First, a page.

I don't consider 4" marginal. It's fairly significant in my book.

All things equal, sliding your hips forward promotes an in-to-out path which facilitates a draw. If you need to "release the clubhead" to hit a draw then something else is probably going on.

Sliding your hips promotes under rotation of the hips on the downswing, keeping them too square to the target and not rotating. The shoulders have to take over. Result - over the top and loss of power. 

Releasing the club squares the club at impact.

I would have thought that this is common sense.

Edited by Hugh Jars

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@Hugh Jars while I agree someone seeing your swing first hand is the way to go these "lurkers" give some of the best input I have ever read. Not everything applies to everyone but the advice here is based on methods with a lot of data to back it up...just sayin

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32 minutes ago, Hugh Jars said:

Sliding your hips promotes under rotation of the hips on the downswing, keeping them too square to the target and not rotating. The shoulders have to take over. Result - over the top and loss of power. 

You can slide your hips without impeding your ability to rotate. It's about how you extend.

32 minutes ago, Hugh Jars said:

Releasing the club squares the club at impact.

Most people interpret "release" as turning the hands over, which tends to send the path left (for a righty). Or they flip.

32 minutes ago, Hugh Jars said:

I would have thought that this is common sense.

You'd be surprised how much of common sense and conventional wisdom in golf is actually incorrect.


I should also point out that what you're describing is your personal feel, and feel ain't real. It's possible you still slide your hips even though you feel like they only rotate. Everyone has different feels.

This thread isn't about feel, though. It's about what's actually happening.

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51 minutes ago, Hugh Jars said:

99% bring the path too much from the inside? I wish this was the case. I’d say 99% bring the path to much from the outside in. Over the top. Like me. I suffered from a lack of hip rotation in the downswing and balance. The drill I mentioned has helped with that.

im only doing what a professional PGA instructor told me to do after working with me for a few sessions now. And it’s been working. Personally I’d take the advice of someone who has looked at my swing firsthand, with qualifications and years of experience over people lurking on social media forums...just sayin’

Sliding your hips promotes under rotation of the hips on the downswing, keeping them too square to the target and not rotating. The shoulders have to take over. Result - over the top and loss of power. 

Releasing the club squares the club at impact.

I would have thought that this is common sense.

Sorry. To clarify: my 100% excludes ott’ers which are not golfers haha 😆 . In order: get left, turn. Imo those who try to consciously get their weight right then left end up bringing the path too far inside and then suffer from blocks and hooks. You may be on that path as you need to fix ott first. Ultimately you’ll realize that weight swivels around like hogan and not back and forth. The sooner you get there the better. You’re pro is not wrong per se. it’s a journey imo

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8 hours ago, Hugh Jars said:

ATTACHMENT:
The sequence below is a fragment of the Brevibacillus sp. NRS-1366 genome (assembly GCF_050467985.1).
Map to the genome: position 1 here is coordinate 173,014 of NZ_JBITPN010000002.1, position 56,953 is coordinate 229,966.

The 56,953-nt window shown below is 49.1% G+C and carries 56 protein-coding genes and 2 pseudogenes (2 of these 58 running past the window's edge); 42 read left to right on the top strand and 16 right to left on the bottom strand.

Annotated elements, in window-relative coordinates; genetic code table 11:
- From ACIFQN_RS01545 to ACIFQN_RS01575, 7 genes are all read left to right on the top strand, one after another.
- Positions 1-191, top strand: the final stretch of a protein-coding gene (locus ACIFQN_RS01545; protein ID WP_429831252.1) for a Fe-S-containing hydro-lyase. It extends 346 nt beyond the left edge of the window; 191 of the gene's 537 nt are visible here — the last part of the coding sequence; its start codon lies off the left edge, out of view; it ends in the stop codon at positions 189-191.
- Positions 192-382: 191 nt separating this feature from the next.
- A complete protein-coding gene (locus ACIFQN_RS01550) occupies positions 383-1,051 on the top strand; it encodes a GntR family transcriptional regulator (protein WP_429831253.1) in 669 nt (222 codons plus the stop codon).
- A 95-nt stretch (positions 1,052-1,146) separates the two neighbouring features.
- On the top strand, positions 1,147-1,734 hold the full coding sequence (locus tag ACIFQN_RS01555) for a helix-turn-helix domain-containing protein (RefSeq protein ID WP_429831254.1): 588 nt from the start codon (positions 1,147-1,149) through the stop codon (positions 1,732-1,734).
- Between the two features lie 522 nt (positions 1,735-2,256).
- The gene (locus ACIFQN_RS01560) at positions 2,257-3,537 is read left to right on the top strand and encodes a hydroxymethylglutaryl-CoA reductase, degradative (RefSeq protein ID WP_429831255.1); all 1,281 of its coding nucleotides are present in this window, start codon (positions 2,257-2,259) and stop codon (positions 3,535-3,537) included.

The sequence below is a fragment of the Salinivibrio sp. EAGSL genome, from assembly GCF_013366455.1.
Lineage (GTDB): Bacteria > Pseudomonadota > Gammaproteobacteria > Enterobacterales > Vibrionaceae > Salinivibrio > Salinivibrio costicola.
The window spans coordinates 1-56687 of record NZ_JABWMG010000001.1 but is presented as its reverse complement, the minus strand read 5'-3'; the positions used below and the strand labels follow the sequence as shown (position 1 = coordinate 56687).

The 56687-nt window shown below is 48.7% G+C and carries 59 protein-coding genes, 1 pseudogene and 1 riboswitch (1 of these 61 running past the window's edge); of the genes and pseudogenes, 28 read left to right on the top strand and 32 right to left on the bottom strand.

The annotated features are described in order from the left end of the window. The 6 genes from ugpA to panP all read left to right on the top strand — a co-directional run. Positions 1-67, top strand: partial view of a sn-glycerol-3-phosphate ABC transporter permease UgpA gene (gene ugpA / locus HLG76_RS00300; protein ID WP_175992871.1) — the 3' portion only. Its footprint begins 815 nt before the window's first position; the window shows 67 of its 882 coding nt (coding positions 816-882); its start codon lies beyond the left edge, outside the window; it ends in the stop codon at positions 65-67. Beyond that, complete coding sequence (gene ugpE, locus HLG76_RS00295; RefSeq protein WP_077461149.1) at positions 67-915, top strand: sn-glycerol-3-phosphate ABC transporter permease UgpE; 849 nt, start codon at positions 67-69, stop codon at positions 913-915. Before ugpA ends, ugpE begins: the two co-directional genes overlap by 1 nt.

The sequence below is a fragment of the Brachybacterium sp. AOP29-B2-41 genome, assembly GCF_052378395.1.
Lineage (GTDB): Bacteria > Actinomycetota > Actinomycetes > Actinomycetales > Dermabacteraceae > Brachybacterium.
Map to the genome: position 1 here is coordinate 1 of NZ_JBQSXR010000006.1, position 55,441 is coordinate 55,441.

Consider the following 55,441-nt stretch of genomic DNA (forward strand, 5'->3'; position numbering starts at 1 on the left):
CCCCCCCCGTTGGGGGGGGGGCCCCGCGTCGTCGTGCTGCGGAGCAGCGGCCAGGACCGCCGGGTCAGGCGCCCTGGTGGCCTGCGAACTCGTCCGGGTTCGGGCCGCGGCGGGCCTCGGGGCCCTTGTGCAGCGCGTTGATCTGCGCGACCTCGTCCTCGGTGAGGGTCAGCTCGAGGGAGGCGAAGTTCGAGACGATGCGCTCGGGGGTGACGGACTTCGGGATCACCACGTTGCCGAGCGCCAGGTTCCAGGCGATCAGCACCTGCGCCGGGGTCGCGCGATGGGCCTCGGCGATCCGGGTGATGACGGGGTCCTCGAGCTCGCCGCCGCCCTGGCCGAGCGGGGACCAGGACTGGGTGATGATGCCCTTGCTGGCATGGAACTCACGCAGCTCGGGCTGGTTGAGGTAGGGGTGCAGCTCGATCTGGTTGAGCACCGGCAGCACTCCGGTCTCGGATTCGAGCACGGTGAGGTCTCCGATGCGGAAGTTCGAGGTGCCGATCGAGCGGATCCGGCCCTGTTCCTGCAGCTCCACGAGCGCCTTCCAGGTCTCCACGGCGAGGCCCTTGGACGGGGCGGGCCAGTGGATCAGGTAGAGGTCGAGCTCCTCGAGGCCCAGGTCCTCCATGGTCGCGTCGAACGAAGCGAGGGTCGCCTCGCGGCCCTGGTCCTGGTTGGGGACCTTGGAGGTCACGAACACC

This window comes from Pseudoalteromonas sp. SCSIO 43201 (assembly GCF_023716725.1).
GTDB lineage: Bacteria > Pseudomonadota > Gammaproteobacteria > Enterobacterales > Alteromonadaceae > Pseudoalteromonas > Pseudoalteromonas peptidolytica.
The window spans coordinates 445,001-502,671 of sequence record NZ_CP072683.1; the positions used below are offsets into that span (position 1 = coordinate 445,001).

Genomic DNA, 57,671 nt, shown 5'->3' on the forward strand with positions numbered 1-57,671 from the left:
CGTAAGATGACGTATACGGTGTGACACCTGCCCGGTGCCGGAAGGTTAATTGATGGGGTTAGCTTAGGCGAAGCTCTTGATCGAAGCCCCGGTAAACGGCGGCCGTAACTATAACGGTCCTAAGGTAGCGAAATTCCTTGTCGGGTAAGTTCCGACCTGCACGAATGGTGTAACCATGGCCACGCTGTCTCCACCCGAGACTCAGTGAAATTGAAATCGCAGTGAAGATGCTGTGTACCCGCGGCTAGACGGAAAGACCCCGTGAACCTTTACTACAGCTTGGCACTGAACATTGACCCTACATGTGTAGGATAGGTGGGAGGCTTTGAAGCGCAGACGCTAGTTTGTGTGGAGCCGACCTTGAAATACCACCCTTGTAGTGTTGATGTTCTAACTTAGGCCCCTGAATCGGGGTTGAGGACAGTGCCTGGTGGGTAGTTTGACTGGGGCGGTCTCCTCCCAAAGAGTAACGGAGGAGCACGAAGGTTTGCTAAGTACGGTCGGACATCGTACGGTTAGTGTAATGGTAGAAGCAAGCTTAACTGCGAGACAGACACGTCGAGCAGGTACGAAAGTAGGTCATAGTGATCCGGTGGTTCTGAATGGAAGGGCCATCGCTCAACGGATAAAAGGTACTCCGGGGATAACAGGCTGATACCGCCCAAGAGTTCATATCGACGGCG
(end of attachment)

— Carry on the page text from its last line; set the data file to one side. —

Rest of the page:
My pro recently got me doing drills to stop my hip slide towards the target and promote rotation of my hips through the ball. Hands down it has been the best thing for improving my consistency. And its shallowed out my swing.

All else being equal (which is virtually never the case), rotation will tend to steepen a swing while sliding the hips forward tends to shallow it. Rotation carries the hands outward more, moving the hips forward more tends to let them drop and stay deeper longer (the added axis tilt lowers the right side).

Now, perhaps you were translating the hips too far forward, in which case working on rotation may have been your priority piece.

Maybe.

But the vast majority of golfers need to learn to translate their hips forward more. Yes, most golfers are still too closed at impact, but that rotation is often a much lower priority piece than learning to get their weight forward properly.

8 hours ago, Hugh Jars said:

Even the best pros only marginally slide their hips.

You may have a weird definition of "marginally."

#1 OWGR: Dustin Johnson

01.jpg
#2 OWGR: Justin Rose

02.jpg
#3 OWGR: Brooks Koepka

03.jpg

#4 OWGR: Justin Thomas

04.jpg

#5 OWGR: Bryson DeChambeau

05.jpg

And that's just by A5. By A6 their hips have moved another ~50% forward, as they prepare to extend the left knee and really kick up the rotation that they also get.

How else do you think PGA Tour pros get 85-95% of their pressure under their left foot at impact?

Let me put it to you this way… it's a way I've said but maybe not necessarily typed out here on TST, so this will bring a little something new to the topic. You've heard about people "getting to their left side" or "posting up on their left side and then turning around their lead foot?" One of the purposes of the translation of the hips forward (as they rotate, yes, but the rotation really "takes over" later) is to put the center of the pelvis above the left ankle. It may not be directly above, but it's got to be above the ankle much more so than where it is at A4… it might work okay with the driver where hitting up can be good, but beyond that… hoo boy. Gotta do a LOT of work to make that functional with an iron.

8 hours ago, Hugh Jars said: